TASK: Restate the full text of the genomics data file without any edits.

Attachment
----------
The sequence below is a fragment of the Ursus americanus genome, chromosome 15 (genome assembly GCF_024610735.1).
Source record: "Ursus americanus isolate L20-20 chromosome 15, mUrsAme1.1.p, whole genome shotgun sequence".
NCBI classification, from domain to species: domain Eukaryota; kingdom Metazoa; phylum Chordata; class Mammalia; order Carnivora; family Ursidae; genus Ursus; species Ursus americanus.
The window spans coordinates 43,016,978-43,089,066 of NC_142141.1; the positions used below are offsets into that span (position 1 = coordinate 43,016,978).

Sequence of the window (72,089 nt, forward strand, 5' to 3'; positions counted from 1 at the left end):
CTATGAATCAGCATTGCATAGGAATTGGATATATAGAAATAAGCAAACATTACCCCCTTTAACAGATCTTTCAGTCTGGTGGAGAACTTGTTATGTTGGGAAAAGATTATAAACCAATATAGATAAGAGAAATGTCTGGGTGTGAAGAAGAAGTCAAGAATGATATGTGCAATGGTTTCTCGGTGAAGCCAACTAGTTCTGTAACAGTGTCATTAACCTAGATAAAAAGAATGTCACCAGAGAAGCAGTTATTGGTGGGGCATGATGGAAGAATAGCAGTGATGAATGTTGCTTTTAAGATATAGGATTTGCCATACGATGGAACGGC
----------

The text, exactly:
The sequence below is a fragment of the Ursus americanus genome, chromosome 15 (genome assembly GCF_024610735.1).
Source record: "Ursus americanus isolate L20-20 chromosome 15, mUrsAme1.1.p, whole genome shotgun sequence".
NCBI classification, from domain to species: domain Eukaryota; kingdom Metazoa; phylum Chordata; class Mammalia; order Carnivora; family Ursidae; genus Ursus; species Ursus americanus.
The window spans coordinates 43,016,978-43,089,066 of NC_142141.1; the positions used below are offsets into that span (position 1 = coordinate 43,016,978).

Sequence of the window (72,089 nt, forward strand, 5' to 3'; positions counted from 1 at the left end):
CTATGAATCAGCATTGCATAGGAATTGGATATATAGAAATAAGCAAACATTACCCCCTTTAACAGATCTTTCAGTCTGGTGGAGAACTTGTTATGTTGGGAAAAGATTATAAACCAATATAGATAAGAGAAATGTCTGGGTGTGAAGAAGAAGTCAAGAATGATATGTGCAATGGTTTCTCGGTGAAGCCAACTAGTTCTGTAACAGTGTCATTAACCTAGATAAAAAGAATGTCACCAGAGAAGCAGTTATTGGTGGGGCATGATGGAAGAATAGCAGTGATGAATGTTGCTTTTAAGATATAGGATTTGCCATACGATGGAACGGC